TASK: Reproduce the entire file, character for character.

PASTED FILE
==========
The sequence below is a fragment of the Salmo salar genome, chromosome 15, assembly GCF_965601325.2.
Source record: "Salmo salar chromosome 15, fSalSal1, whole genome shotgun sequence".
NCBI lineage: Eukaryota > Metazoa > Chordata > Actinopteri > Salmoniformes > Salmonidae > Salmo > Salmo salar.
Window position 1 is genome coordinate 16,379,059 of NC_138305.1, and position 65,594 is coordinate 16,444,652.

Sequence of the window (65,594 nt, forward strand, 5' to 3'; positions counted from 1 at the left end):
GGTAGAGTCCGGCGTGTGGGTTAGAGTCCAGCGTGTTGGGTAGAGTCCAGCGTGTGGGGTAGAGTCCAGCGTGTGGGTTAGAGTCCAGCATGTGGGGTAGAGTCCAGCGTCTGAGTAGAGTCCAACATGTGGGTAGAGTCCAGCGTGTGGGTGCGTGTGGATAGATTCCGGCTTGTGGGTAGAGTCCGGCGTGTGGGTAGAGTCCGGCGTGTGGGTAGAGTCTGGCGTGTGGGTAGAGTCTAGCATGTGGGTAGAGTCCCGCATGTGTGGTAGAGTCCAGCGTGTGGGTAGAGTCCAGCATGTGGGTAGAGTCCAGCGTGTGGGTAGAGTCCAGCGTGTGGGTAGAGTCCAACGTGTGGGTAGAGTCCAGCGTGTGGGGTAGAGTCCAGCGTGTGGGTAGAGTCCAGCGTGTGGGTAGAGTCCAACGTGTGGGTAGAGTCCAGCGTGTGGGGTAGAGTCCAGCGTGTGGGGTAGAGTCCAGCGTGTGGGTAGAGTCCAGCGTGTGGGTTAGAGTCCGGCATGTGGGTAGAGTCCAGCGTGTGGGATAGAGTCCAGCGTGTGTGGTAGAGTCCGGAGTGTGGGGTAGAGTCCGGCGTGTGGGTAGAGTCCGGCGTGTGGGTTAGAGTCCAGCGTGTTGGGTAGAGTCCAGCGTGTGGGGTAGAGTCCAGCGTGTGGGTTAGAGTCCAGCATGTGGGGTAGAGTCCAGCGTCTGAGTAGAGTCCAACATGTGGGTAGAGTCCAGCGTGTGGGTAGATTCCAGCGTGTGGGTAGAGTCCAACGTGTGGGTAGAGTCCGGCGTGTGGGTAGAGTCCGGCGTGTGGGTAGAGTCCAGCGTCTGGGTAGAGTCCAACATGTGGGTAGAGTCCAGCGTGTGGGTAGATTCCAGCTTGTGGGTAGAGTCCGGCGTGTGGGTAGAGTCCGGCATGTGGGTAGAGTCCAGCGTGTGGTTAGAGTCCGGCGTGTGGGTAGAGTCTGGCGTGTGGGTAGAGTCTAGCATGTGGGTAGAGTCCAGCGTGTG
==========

The sequence below is a fragment of the Salmo salar genome, chromosome 15, assembly GCF_965601325.2.
Source record: "Salmo salar chromosome 15, fSalSal1, whole genome shotgun sequence".
NCBI lineage: Eukaryota > Metazoa > Chordata > Actinopteri > Salmoniformes > Salmonidae > Salmo > Salmo salar.
Window position 1 is genome coordinate 16,379,059 of NC_138305.1, and position 65,594 is coordinate 16,444,652.

Sequence of the window (65,594 nt, forward strand, 5' to 3'; positions counted from 1 at the left end):
GGTAGAGTCCGGCGTGTGGGTTAGAGTCCAGCGTGTTGGGTAGAGTCCAGCGTGTGGGGTAGAGTCCAGCGTGTGGGTTAGAGTCCAGCATGTGGGGTAGAGTCCAGCGTCTGAGTAGAGTCCAACATGTGGGTAGAGTCCAGCGTGTGGGTGCGTGTGGATAGATTCCGGCTTGTGGGTAGAGTCCGGCGTGTGGGTAGAGTCCGGCGTGTGGGTAGAGTCTGGCGTGTGGGTAGAGTCTAGCATGTGGGTAGAGTCCCGCATGTGTGGTAGAGTCCAGCGTGTGGGTAGAGTCCAGCATGTGGGTAGAGTCCAGCGTGTGGGTAGAGTCCAGCGTGTGGGTAGAGTCCAACGTGTGGGTAGAGTCCAGCGTGTGGGGTAGAGTCCAGCGTGTGGGTAGAGTCCAGCGTGTGGGTAGAGTCCAACGTGTGGGTAGAGTCCAGCGTGTGGGGTAGAGTCCAGCGTGTGGGGTAGAGTCCAGCGTGTGGGTAGAGTCCAGCGTGTGGGTTAGAGTCCGGCATGTGGGTAGAGTCCAGCGTGTGGGATAGAGTCCAGCGTGTGTGGTAGAGTCCGGAGTGTGGGGTAGAGTCCGGCGTGTGGGTAGAGTCCGGCGTGTGGGTTAGAGTCCAGCGTGTTGGGTAGAGTCCAGCGTGTGGGGTAGAGTCCAGCGTGTGGGTTAGAGTCCAGCATGTGGGGTAGAGTCCAGCGTCTGAGTAGAGTCCAACATGTGGGTAGAGTCCAGCGTGTGGGTAGATTCCAGCGTGTGGGTAGAGTCCAACGTGTGGGTAGAGTCCGGCGTGTGGGTAGAGTCCGGCGTGTGGGTAGAGTCCAGCGTCTGGGTAGAGTCCAACATGTGGGTAGAGTCCAGCGTGTGGGTAGATTCCAGCTTGTGGGTAGAGTCCGGCGTGTGGGTAGAGTCCGGCATGTGGGTAGAGTCCAGCGTGTGGTTAGAGTCCGGCGTGTGGGTAGAGTCTGGCGTGTGGGTAGAGTCTAGCATGTGGGTAGAGTCCAGCGTGTG